This Web Exclusive is contributed by Matt Green, director, SmartStruxure Brand and Technology Training, Americas for Schneider Electric.
Buildings represent a huge opportunity for energy savings. According to the International Energy Agency (IEA), today’s buildings represent about 40% of the world’s energy consumption. But with that opportunity comes several challenges: each building represents its own ecosystem, and each system and component in that ecosystem has a direct impact on the total environment.
In many of today’s buildings, even those incorporating some type of building management system (BMS) or more efficient components, most major systems are siloed in a system-by-system approach. For facility managers (fms), the complexity of managing these facilities has increased exponentially in the past decade. Gone are the days of a large maintenance staff, manually adjusting thermostats, and propping dampers open with a 2′x4′. The era of lean staffing, automation, big data, and IP-enabled platforms has arrived.
Facilities are built to have a long life span. Updating them is a process that can literally take years or even decades, resulting in “FrankenBuildings” that incorporate different systems and components of varying age and manufacture that communicate using different protocols. New systems and equipment create a different challenge, since they have the ability to push out information constantly, creating big data that must be analyzed and turned into actionable intelligence.
There are several challenges facing today’s fms that make it difficult for them to effectively manage and maintain energy efficiency and operational savings across their building ecosystems. First, they typically have more responsibilities and a smaller staff to take care of increasingly complex systems. Some fms have to handle building management while also supporting the IT component of their systems. For many in this role, technology has not always played a large part in their jobs.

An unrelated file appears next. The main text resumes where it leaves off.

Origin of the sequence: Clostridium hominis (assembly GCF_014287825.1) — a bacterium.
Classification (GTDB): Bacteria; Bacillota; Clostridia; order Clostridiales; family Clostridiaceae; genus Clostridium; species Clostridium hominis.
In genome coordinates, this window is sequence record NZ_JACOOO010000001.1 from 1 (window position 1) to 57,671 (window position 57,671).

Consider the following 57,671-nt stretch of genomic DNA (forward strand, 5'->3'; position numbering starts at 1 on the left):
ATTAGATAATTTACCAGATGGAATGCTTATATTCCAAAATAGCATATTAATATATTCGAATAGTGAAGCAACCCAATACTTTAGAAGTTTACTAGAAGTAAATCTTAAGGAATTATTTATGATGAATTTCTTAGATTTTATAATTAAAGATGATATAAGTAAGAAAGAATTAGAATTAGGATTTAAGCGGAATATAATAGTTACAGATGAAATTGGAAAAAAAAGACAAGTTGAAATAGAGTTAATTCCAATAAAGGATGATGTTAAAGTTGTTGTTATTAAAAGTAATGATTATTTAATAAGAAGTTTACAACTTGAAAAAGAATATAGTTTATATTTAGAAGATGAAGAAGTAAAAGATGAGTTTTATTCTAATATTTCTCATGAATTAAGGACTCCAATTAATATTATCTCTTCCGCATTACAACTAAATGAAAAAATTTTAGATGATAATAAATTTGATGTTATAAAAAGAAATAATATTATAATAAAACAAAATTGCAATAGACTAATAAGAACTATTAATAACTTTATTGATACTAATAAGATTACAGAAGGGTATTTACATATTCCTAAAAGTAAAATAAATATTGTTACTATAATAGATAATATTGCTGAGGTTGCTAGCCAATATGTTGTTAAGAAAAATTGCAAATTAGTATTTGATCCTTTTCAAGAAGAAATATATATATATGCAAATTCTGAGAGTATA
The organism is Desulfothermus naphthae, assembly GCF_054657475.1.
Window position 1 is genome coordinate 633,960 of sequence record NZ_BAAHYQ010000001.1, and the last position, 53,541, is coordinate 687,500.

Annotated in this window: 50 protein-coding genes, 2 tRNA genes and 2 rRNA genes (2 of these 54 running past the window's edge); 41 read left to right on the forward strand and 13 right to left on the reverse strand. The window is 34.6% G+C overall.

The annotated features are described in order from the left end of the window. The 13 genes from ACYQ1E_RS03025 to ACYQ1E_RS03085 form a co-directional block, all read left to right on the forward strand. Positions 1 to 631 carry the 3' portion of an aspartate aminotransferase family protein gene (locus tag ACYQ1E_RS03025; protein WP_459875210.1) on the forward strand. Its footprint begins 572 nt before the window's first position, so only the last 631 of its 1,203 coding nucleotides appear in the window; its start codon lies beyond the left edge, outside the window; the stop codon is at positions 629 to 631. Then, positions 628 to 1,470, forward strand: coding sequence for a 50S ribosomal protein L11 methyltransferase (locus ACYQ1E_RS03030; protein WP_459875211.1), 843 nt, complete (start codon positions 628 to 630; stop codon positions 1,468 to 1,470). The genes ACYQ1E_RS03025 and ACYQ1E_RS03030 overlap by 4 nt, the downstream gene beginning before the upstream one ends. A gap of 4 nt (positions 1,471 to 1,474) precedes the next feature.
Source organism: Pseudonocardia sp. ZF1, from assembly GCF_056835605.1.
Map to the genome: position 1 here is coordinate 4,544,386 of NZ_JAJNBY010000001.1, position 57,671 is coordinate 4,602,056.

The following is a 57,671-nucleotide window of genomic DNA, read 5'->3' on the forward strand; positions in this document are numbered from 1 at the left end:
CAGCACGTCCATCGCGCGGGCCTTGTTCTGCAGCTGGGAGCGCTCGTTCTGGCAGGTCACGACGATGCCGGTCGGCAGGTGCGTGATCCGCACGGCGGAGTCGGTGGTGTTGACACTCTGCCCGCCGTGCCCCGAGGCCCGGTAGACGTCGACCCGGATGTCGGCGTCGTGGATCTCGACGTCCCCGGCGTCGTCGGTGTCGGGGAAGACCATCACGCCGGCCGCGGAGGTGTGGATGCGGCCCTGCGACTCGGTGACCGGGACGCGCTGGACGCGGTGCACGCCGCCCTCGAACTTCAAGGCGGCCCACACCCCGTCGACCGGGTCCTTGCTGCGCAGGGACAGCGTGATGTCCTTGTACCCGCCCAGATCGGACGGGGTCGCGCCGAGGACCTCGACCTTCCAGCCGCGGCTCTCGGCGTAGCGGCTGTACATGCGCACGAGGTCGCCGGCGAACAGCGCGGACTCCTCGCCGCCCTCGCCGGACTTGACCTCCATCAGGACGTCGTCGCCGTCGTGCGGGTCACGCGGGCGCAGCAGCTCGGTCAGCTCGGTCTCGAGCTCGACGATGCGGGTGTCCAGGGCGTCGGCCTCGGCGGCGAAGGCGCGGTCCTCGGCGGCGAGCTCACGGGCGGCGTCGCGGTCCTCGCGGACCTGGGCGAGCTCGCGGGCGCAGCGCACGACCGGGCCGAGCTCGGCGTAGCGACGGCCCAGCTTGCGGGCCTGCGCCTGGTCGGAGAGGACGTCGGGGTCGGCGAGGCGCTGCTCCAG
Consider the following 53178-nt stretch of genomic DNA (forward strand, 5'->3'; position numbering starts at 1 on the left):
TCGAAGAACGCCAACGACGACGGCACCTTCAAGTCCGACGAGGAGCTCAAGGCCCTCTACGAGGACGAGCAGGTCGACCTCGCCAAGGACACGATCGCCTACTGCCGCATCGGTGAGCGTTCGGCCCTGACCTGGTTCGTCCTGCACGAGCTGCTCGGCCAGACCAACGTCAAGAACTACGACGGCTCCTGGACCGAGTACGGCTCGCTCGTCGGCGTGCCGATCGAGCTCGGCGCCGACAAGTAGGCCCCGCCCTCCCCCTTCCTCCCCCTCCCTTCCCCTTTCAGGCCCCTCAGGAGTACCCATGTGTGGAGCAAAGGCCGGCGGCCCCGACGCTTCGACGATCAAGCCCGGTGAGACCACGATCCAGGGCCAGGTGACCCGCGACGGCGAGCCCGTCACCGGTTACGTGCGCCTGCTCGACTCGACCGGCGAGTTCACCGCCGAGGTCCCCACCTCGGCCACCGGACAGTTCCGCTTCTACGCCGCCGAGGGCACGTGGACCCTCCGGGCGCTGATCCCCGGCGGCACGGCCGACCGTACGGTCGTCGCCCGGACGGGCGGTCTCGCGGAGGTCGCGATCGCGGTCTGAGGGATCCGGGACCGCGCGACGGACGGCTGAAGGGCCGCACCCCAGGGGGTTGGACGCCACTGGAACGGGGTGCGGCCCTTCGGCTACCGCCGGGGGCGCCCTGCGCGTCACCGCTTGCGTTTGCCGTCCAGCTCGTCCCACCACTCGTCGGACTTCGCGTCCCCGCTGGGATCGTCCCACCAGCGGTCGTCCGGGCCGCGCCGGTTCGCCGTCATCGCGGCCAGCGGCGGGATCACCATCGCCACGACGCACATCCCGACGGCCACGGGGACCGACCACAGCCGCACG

In addition, big data has the capacity to enable fms to make smarter, more educated decisions. Unfortunately, the data harvested from building systems is often not presented in an actionable format. The International Facility Management Association (IFMA) reports that this increasing quantity and complexity of information is posing challenges to the profession as a whole, citing that more facility departments have had to add the ability to convert raw data to usable and meaningful information. This adds another step to the process, one that often not a possibility for smaller organizations.
Making It Simple: Using Open Protocols as an Integration Strategy
The industry has made many positive steps to better manage the energy buildings consume. A host of new technological innovations has emerged, enabling the integration of different systems.
Depending on the size of a building, the number of systems to monitor can add up very quickly. By implementing a system that acts as a “universal translator” of open protocols, fms will be able to measure, monitor, and control an entire facility on a single interface, ensuring that all of the components of a building’s new and legacy systems are communicating to optimize functions such as security, fire safety, HVAC, lighting, and metering. Integrating all building systems is also changing how fms (and other buildings stakeholders) are managing their buildings long-term, providing a holistic view across an enterprise.